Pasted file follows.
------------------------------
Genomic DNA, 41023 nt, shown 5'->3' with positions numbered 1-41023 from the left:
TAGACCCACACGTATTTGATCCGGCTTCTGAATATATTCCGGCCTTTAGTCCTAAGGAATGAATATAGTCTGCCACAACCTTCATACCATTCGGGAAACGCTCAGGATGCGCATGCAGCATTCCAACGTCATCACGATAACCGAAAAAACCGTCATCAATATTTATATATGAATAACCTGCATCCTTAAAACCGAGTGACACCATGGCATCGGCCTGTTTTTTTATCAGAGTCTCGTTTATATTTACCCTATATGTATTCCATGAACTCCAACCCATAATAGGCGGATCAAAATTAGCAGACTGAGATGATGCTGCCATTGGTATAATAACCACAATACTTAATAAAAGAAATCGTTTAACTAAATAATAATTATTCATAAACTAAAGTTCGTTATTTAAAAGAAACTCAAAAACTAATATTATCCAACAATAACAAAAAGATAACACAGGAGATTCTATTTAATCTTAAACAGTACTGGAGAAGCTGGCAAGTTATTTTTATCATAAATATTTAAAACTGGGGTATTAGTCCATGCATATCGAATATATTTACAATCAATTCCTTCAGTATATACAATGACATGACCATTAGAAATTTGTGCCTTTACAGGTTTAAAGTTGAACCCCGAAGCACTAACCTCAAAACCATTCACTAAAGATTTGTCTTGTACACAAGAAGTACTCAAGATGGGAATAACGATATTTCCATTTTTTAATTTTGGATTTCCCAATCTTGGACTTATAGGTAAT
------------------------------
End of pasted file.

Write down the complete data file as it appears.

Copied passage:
Genomic DNA, 41023 nt, shown 5'->3' with positions numbered 1-41023 from the left:
TAGACCCACACGTATTTGATCCGGCTTCTGAATATATTCCGGCCTTTAGTCCTAAGGAATGAATATAGTCTGCCACAACCTTCATACCATTCGGGAAACGCTCAGGATGCGCATGCAGCATTCCAACGTCATCACGATAACCGAAAAAACCGTCATCAATATTTATATATGAATAACCTGCATCCTTAAAACCGAGTGACACCATGGCATCGGCCTGTTTTTTTATCAGAGTCTCGTTTATATTTACCCTATATGTATTCCATGAACTCCAACCCATAATAGGCGGATCAAAATTAGCAGACTGAGATGATGCTGCCATTGGTATAATAACCACAATACTTAATAAAAGAAATCGTTTAACTAAATAATAATTATTCATAAACTAAAGTTCGTTATTTAAAAGAAACTCAAAAACTAATATTATCCAACAATAACAAAAAGATAACACAGGAGATTCTATTTAATCTTAAACAGTACTGGAGAAGCTGGCAAGTTATTTTTATCATAAATATTTAAAACTGGGGTATTAGTCCATGCATATCGAATATATTTACAATCAATTCCTTCAGTATATACAATGACATGACCATTAGAAATTTGTGCCTTTACAGGTTTAAAGTTGAACCCCGAAGCACTAACCTCAAAACCATTCACTAAAGATTTGTCTTGTACACAAGAAGTACTCAAGATGGGAATAACGATATTTCCATTTTTTAATTTTGGATTTCCCAATCTTGGACTTATAGGTAAT